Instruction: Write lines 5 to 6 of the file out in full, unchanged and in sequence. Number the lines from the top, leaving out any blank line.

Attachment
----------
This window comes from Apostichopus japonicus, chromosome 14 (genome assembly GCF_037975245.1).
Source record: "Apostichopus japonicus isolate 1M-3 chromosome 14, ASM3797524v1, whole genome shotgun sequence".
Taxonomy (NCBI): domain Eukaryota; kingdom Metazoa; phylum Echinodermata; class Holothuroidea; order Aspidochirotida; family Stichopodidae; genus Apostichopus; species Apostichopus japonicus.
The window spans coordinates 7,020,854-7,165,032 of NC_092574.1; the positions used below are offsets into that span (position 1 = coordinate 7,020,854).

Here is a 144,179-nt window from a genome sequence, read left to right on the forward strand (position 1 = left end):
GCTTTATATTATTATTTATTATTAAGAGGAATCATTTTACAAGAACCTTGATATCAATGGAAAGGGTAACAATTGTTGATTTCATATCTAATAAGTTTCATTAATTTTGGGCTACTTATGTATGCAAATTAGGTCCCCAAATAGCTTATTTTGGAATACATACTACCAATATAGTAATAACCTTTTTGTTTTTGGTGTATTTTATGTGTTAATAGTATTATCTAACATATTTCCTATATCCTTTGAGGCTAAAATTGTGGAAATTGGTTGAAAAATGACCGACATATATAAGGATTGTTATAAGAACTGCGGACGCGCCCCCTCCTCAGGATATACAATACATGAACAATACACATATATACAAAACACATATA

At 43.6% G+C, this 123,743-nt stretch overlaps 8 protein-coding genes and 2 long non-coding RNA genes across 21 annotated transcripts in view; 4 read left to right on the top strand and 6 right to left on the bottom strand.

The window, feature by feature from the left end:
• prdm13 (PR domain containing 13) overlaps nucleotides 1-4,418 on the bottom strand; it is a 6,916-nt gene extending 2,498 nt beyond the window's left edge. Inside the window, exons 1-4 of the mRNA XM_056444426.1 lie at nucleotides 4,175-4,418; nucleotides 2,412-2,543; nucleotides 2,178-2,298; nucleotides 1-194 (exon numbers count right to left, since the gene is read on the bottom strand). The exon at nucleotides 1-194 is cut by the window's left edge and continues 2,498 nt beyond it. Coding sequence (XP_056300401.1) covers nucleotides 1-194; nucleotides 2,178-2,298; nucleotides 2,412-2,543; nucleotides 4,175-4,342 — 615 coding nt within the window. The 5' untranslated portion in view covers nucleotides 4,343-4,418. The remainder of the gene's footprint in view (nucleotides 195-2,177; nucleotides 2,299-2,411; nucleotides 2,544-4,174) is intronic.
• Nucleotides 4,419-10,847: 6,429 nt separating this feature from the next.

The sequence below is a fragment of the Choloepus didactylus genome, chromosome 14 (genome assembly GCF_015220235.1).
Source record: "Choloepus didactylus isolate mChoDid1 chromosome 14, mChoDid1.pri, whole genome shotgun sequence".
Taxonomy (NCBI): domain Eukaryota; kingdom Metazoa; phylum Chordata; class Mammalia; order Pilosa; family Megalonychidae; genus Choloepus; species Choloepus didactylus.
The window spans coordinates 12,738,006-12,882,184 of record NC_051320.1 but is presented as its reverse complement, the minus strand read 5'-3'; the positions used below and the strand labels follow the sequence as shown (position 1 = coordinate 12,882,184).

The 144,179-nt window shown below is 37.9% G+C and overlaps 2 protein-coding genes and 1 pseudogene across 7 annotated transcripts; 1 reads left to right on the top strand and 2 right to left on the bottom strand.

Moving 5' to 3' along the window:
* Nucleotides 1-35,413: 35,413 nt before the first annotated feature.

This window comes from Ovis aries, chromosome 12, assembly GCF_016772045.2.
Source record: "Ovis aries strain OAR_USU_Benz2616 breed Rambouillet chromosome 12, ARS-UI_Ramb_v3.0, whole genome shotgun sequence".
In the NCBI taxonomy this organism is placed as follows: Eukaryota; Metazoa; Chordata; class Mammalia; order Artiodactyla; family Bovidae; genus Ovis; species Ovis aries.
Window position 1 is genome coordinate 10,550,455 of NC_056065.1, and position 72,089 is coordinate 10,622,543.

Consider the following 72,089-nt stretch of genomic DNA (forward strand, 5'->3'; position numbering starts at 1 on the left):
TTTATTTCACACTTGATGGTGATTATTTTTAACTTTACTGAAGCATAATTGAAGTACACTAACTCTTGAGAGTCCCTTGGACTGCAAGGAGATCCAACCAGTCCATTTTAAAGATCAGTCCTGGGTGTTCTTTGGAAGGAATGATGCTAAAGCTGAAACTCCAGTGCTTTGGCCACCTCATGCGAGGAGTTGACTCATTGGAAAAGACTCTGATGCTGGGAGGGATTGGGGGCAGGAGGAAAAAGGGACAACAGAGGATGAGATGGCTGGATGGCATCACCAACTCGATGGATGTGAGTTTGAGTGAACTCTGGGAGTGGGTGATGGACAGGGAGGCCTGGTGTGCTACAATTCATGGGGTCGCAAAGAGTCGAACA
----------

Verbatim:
Here is a 144,179-nt window from a genome sequence, read left to right on the forward strand (position 1 = left end):
GCTTTATATTATTATTTATTATTAAGAGGAATCATTTTACAAGAACCTTGATATCAATGGAAAGGGTAACAATTGTTGATTTCATATCTAATAAGTTTCATTAATTTTGGGCTACTTATGTATGCAAATTAGGTCCCCAAATAGCTTATTTTGGAATACATACTACCAATATAGTAATAACCTTTTTGTTTTTGGTGTATTTTATGTGTTAATAGTATTATCTAACATATTTCCTATATCCTTTGAGGCTAAAATTGTGGAAATTGGTTGAAAAATGACCGACATATATAAGGATTGTTATAAGAACTGCGGACGCGCCCCCTCCTCAGGATATACAATACATGAACAATACACATATATACAAAACACATATA